Ten years ago, she’d helped the client couple incorporate numerous green elements into the remodel of their primary residence in Boulder. So when the couple later wanted to do a green remodel on the site of their country retreat, the interior designer who now operates Inspirit-llc was again asked to be part of the decision-making team.
“What they wanted was a family and friend home, a structure that had a healthy indoor environment, was comfortable, and low maintenance,” she says. “That meant everything had to be formaldehyde and VOC free or as low in both as possible.”
But as it turned out, these stipulations would lead to struggles with subs; the biggest involved overcoming the intransigence of a cabinetmaker who balked at using water-based finishes due to concerns over their long-term performance.
She resolved the temporary impasse by introducing him to a colleague in Carbondale, Colo., outside of Aspen, who had gone green himself and reassured the cabinetmaker about the reliability of the finishes.
Similar discussions were also part of her dialog with custom furnishing manufacturers. “They’d say, ‘I’m not familiar with this or that product,’ or “Am I going to have your client coming to me in a year or two because these products are not performing?’ And the only way you can resolve these issues is to keep the lines of communication open and, in some cases, introduce them to those that have already embraced these products.”
In cases where very low VOC or formaldehyde levels were unavoidable, the team turned to a product called Safe Coat, manufactured by Safe Coat, using it to seal exposed surfaces and prevent off-gassing, she says.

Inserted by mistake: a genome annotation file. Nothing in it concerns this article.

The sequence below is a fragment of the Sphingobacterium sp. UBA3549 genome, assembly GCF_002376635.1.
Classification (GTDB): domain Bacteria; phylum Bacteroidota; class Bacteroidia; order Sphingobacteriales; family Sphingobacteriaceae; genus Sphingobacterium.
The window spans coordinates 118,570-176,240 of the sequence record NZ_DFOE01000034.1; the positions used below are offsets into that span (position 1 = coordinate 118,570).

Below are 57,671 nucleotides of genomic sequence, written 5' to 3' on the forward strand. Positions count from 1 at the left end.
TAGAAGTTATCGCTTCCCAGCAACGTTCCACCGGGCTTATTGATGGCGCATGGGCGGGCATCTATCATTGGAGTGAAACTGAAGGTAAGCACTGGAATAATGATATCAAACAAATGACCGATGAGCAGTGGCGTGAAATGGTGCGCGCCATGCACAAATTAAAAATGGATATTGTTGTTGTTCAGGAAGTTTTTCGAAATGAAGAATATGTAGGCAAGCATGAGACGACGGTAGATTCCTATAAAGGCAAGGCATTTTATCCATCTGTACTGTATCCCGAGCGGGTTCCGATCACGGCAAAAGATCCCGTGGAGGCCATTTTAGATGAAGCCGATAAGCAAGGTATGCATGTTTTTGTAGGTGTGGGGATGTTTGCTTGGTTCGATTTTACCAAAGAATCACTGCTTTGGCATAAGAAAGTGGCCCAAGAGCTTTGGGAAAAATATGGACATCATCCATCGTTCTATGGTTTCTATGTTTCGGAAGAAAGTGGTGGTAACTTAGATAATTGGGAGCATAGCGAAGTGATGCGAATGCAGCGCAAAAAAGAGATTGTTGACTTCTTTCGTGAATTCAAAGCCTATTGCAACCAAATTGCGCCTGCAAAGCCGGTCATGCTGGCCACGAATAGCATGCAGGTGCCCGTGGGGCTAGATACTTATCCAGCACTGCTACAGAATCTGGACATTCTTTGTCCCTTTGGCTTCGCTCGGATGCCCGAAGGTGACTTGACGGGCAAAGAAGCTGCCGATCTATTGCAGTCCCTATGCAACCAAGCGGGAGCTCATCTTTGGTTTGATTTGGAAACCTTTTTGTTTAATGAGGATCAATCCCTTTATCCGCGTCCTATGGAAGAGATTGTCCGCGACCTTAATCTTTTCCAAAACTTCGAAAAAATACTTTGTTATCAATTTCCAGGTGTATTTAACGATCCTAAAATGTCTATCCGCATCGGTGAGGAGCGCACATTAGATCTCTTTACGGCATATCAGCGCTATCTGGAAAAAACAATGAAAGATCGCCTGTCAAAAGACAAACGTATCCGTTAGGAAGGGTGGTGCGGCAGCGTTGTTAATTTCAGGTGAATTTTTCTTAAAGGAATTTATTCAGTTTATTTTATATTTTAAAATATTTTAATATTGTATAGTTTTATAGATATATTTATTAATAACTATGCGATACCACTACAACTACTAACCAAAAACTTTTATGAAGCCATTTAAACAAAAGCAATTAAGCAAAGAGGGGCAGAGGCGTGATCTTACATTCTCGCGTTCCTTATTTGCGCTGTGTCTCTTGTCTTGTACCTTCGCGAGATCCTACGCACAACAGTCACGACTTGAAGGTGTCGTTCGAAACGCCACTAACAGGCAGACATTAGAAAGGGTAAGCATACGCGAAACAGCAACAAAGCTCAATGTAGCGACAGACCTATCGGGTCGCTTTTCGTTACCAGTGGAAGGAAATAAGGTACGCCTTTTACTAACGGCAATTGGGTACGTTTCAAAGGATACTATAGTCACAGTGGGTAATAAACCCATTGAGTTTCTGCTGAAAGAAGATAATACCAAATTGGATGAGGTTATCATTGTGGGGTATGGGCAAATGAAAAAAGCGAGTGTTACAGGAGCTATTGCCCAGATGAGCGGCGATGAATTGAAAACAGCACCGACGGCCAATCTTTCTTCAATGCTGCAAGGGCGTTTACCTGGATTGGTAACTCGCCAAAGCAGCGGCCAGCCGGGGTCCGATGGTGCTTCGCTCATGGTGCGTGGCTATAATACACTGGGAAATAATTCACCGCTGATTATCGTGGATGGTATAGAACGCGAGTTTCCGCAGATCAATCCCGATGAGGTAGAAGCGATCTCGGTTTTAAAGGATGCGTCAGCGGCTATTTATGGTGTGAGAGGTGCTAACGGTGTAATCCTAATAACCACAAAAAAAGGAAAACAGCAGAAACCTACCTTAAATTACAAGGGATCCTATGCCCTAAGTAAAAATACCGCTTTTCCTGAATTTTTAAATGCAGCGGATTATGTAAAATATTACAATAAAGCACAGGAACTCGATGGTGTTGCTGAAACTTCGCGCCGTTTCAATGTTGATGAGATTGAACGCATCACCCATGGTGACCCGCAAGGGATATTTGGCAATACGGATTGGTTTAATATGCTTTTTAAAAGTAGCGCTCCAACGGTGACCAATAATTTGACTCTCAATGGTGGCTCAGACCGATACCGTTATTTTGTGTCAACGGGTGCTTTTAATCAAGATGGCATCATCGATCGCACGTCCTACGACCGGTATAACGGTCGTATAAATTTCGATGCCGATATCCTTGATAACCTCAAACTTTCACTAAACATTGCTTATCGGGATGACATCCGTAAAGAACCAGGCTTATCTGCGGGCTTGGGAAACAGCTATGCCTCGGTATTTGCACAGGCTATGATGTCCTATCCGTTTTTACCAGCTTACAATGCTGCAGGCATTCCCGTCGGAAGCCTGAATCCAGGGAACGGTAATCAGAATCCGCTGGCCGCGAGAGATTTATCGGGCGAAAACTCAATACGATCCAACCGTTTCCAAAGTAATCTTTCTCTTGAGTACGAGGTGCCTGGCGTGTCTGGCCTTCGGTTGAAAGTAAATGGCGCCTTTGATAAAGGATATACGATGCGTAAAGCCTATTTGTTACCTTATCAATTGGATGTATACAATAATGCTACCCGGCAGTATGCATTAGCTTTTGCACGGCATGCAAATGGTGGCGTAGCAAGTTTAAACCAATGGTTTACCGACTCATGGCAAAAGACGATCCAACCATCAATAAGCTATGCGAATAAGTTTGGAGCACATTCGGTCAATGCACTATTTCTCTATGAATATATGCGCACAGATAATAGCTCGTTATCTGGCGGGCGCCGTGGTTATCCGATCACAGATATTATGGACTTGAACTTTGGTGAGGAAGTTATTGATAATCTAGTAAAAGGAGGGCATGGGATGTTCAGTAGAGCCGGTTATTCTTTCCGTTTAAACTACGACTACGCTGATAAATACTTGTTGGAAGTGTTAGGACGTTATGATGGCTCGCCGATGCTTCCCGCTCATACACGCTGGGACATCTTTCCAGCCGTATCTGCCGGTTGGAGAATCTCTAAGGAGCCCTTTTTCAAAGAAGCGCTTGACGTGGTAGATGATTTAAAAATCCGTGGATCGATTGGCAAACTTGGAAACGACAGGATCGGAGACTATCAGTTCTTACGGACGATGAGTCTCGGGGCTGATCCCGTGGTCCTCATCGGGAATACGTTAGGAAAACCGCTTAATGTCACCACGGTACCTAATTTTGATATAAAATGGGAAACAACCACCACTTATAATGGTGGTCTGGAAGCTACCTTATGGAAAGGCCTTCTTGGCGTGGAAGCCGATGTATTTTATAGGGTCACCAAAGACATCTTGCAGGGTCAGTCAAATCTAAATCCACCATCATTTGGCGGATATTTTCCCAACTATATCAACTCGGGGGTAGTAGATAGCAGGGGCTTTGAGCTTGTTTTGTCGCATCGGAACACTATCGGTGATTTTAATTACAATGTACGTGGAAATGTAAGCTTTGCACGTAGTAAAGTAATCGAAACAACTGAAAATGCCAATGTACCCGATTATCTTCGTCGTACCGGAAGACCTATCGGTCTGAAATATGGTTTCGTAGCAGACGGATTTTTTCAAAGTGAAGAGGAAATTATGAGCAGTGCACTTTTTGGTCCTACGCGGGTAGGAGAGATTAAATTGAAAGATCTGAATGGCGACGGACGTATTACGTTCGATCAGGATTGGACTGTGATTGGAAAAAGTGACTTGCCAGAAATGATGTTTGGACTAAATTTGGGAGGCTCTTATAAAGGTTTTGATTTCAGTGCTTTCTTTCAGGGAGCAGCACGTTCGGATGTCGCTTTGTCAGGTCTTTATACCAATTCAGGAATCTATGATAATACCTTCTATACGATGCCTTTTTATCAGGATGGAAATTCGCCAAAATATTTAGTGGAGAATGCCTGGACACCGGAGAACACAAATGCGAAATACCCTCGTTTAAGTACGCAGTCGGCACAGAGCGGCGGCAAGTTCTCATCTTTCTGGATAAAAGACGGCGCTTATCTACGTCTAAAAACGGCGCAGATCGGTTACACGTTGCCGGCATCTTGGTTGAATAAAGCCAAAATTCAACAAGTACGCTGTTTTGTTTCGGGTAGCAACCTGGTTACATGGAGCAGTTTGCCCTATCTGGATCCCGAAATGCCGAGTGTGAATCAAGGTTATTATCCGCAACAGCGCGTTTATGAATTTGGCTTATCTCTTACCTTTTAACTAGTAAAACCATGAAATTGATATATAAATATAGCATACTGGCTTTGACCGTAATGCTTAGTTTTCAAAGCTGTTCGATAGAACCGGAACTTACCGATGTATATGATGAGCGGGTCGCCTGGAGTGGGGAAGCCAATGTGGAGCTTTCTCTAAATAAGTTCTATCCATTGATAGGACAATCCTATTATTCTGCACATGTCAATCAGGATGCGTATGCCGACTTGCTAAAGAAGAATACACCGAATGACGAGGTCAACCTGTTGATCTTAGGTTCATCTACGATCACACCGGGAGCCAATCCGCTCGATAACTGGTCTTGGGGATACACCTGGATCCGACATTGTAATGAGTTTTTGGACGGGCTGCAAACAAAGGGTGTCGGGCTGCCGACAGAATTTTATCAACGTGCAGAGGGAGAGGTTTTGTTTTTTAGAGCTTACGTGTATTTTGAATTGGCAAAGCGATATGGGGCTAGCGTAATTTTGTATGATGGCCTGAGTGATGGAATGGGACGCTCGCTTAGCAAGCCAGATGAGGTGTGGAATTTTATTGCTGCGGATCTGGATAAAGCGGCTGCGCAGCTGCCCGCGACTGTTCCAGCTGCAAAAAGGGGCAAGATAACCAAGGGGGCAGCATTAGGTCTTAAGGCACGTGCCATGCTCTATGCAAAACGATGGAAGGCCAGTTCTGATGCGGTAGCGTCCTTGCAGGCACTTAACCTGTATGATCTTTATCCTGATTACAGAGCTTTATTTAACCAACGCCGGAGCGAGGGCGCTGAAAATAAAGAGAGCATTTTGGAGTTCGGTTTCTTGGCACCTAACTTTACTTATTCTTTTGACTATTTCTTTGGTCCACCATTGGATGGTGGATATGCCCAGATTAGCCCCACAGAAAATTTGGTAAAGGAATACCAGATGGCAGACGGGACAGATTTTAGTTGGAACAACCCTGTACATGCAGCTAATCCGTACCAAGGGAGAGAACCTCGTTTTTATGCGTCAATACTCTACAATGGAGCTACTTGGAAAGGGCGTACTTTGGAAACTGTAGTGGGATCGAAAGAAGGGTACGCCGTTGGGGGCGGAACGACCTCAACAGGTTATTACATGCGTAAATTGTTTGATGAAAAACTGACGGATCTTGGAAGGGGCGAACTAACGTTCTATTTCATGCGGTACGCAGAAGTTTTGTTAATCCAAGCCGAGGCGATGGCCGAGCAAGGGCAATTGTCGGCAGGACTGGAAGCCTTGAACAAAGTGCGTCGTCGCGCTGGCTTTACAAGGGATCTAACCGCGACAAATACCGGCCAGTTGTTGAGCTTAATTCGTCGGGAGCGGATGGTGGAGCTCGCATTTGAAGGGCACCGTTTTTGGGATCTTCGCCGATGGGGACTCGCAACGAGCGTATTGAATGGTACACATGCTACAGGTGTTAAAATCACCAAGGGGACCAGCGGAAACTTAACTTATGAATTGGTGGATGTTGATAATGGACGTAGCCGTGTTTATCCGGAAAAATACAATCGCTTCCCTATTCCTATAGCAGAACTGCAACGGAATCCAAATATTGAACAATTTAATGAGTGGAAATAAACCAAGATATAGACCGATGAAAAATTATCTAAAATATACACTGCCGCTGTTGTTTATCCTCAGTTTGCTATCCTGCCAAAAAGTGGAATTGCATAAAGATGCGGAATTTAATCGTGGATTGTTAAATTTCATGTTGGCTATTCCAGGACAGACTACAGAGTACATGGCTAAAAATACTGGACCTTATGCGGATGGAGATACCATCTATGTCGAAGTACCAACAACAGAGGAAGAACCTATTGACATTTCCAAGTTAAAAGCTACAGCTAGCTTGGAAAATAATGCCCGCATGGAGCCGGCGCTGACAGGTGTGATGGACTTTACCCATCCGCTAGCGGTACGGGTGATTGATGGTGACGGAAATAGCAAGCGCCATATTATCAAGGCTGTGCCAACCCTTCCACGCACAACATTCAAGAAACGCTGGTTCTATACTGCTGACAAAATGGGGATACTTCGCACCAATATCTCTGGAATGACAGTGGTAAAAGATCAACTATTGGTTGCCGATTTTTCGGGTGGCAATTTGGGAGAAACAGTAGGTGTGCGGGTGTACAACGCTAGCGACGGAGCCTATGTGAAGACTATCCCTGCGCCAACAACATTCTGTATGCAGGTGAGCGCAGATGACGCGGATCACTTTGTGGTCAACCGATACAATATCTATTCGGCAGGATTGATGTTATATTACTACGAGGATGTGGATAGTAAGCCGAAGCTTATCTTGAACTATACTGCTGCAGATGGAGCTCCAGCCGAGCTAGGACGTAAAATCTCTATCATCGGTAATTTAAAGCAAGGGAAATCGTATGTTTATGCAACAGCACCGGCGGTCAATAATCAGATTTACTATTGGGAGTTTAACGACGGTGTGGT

Because the client put a premium on natural sunlight and wanted to refrain from using window coverings as much as possible, the path of natural sunlight was mapped through the structure, and the rebuilding of the home was planned accordingly.
“Managing” the use of sunlight in the home helped minimize the use of heating, ventilation, and air conditioning. But it also required that the construction team and the interior designer pay especially close attention to the durability of materials.
“A real concern was the intensity of the sunlight,” Stelmack says. “In terms of fabrics used in furniture and other elements, we made sure that they were all natural fibers, and we stayed away from anything that was petroleum based, and we also did everything we could to make sure the kinds of fibers we used would not just disintegrate in the face of the UV rays streaming in.”
Asked about other internal elements, Stelmack says reclaimed oak flooring and interior doors are a sustainable option, as oak is a durable hardwood and the distressed nature of reclaimed wood makes it particularly forgiving.
“Integral colored plaster walls support healthy indoor air quality as an inert finish that is available additive free,” she said. “Additionally the skim coat of plaster blocks the small amount of VOCs in drywall and taped joints, supports moisture management, and can act as an air barrier.”
Other green elements Stelmack particularly likes are:
• recycled glass tiles for bath walls and backsplashes, which are available from 100% recycled, post-consumer glass materials and are “beautiful, durable and long lasting
• hard surface flooring—wood, stone, tile, and cork—which are durable, easy to maintain, and don’t release harmful gases
• used wood framed dining, counter, and bar stools with washable seat cushions which also supports long term durability
“From my perspective the jury is no longer out as there are high-performing products that are green, sustainable, and eco-friendly and products that are less ideal for the triple bottom line—people, planet, profit,” Stelmack says. “Performance concerns are not a specific issue with just green products. Vetting products and the issues around performance come with any type of product, regardless of whether it is LEED compliant or meets a set of sustainable criteria.”
To view this article as it originally appeared in our September 2010 issue, please visit our Magazine Archive.